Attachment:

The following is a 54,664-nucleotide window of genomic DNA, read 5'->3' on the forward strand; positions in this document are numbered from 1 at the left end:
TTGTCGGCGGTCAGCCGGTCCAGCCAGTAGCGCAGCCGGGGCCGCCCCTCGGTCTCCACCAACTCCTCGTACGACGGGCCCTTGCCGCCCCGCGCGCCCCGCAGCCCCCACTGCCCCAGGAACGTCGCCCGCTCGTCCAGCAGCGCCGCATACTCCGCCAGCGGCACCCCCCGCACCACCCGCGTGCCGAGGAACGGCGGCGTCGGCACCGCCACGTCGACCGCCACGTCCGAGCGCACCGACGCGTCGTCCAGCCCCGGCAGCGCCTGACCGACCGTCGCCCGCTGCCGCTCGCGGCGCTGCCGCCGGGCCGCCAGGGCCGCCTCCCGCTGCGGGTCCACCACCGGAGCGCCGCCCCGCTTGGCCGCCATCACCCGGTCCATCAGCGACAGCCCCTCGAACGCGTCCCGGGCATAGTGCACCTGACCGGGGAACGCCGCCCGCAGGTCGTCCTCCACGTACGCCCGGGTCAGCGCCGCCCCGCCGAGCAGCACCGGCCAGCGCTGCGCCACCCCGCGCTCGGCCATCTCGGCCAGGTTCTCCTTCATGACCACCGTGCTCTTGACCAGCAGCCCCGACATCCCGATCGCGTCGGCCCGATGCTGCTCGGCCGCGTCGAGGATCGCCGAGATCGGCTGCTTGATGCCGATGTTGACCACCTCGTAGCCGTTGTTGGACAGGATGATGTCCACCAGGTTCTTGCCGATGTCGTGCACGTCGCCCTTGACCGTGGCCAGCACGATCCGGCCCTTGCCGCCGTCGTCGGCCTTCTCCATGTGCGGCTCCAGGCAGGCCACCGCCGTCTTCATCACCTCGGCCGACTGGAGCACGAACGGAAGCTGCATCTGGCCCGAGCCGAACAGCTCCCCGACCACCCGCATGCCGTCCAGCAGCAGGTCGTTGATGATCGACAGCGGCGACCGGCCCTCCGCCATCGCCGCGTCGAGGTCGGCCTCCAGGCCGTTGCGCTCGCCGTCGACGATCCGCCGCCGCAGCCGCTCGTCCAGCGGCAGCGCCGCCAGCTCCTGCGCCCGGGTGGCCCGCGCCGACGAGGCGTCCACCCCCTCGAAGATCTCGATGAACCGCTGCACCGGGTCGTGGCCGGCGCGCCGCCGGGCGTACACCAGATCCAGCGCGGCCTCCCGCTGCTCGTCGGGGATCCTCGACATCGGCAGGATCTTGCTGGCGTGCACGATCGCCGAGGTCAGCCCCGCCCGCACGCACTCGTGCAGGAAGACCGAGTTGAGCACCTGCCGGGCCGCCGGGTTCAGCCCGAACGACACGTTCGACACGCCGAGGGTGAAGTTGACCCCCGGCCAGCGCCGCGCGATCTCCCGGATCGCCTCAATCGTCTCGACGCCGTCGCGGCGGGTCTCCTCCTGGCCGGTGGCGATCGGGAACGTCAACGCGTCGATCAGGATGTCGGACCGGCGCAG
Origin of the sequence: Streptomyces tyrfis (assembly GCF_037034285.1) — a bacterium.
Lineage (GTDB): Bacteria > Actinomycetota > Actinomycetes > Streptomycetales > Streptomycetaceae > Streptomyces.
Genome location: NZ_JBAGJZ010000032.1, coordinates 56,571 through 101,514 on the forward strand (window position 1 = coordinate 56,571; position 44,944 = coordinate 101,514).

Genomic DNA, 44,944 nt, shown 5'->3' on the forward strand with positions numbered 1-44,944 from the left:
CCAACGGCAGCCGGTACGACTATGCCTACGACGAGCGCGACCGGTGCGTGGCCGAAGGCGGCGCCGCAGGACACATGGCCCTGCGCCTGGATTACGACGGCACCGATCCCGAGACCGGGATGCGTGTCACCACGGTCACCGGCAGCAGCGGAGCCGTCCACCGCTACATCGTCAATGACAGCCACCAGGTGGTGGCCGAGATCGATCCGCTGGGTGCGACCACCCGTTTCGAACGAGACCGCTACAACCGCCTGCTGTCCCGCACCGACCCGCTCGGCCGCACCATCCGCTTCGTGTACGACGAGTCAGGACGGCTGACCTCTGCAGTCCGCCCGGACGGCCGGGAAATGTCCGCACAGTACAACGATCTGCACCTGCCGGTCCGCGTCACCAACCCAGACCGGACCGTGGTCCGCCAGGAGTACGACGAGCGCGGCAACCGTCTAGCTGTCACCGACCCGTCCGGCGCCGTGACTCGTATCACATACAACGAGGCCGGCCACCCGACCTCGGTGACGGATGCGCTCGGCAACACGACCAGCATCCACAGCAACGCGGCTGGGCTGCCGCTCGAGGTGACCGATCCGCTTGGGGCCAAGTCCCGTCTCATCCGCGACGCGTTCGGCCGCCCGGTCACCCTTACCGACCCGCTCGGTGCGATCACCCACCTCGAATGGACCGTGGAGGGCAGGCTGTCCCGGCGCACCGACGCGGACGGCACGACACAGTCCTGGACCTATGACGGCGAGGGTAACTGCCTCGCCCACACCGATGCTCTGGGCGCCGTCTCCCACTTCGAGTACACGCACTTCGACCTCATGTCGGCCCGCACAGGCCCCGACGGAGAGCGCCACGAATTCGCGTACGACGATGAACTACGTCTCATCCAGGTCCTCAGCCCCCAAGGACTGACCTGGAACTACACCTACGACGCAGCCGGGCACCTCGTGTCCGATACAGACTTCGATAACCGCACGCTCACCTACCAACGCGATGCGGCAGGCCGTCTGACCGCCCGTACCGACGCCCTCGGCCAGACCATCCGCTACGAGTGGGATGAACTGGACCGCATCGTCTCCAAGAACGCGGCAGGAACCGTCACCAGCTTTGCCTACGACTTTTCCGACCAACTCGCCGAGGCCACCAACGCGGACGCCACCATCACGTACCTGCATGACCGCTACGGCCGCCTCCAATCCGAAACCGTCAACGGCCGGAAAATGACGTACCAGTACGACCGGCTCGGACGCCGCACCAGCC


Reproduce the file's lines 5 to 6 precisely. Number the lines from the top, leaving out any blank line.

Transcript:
Genome location: NZ_JBAGJZ010000032.1, coordinates 56,571 through 101,514 on the forward strand (window position 1 = coordinate 56,571; position 44,944 = coordinate 101,514).

Genomic DNA, 44,944 nt, shown 5'->3' on the forward strand with positions numbered 1-44,944 from the left: